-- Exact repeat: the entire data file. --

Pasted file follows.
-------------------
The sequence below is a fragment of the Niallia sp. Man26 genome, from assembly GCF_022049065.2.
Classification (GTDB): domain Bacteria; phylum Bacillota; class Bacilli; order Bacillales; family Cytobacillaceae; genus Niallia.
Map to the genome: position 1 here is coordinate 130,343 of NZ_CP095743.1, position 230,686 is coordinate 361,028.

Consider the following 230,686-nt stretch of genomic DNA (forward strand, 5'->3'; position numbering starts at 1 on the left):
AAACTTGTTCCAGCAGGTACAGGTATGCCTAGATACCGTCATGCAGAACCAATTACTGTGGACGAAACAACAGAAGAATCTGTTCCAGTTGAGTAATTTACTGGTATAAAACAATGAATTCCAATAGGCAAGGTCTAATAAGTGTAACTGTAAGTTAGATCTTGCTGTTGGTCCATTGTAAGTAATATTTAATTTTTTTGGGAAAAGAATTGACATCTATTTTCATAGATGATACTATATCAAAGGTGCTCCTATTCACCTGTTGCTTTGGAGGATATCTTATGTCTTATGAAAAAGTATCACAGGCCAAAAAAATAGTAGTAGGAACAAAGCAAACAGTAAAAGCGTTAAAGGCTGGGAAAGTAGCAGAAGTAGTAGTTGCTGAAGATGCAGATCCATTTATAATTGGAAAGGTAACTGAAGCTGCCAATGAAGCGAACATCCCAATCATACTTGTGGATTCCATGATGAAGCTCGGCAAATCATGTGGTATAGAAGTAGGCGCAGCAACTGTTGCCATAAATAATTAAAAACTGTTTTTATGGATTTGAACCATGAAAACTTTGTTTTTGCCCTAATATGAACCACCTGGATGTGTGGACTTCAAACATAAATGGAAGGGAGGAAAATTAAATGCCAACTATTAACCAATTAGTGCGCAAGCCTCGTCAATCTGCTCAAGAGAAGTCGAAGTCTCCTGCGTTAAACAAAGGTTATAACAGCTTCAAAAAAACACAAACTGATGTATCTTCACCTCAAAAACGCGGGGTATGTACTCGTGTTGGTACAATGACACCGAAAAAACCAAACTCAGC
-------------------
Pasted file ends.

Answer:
The sequence below is a fragment of the Niallia sp. Man26 genome, from assembly GCF_022049065.2.
Classification (GTDB): domain Bacteria; phylum Bacillota; class Bacilli; order Bacillales; family Cytobacillaceae; genus Niallia.
Map to the genome: position 1 here is coordinate 130,343 of NZ_CP095743.1, position 230,686 is coordinate 361,028.

Consider the following 230,686-nt stretch of genomic DNA (forward strand, 5'->3'; position numbering starts at 1 on the left):
AAACTTGTTCCAGCAGGTACAGGTATGCCTAGATACCGTCATGCAGAACCAATTACTGTGGACGAAACAACAGAAGAATCTGTTCCAGTTGAGTAATTTACTGGTATAAAACAATGAATTCCAATAGGCAAGGTCTAATAAGTGTAACTGTAAGTTAGATCTTGCTGTTGGTCCATTGTAAGTAATATTTAATTTTTTTGGGAAAAGAATTGACATCTATTTTCATAGATGATACTATATCAAAGGTGCTCCTATTCACCTGTTGCTTTGGAGGATATCTTATGTCTTATGAAAAAGTATCACAGGCCAAAAAAATAGTAGTAGGAACAAAGCAAACAGTAAAAGCGTTAAAGGCTGGGAAAGTAGCAGAAGTAGTAGTTGCTGAAGATGCAGATCCATTTATAATTGGAAAGGTAACTGAAGCTGCCAATGAAGCGAACATCCCAATCATACTTGTGGATTCCATGATGAAGCTCGGCAAATCATGTGGTATAGAAGTAGGCGCAGCAACTGTTGCCATAAATAATTAAAAACTGTTTTTATGGATTTGAACCATGAAAACTTTGTTTTTGCCCTAATATGAACCACCTGGATGTGTGGACTTCAAACATAAATGGAAGGGAGGAAAATTAAATGCCAACTATTAACCAATTAGTGCGCAAGCCTCGTCAATCTGCTCAAGAGAAGTCGAAGTCTCCTGCGTTAAACAAAGGTTATAACAGCTTCAAAAAAACACAAACTGATGTATCTTCACCTCAAAAACGCGGGGTATGTACTCGTGTTGGTACAATGACACCGAAAAAACCAAACTCAGC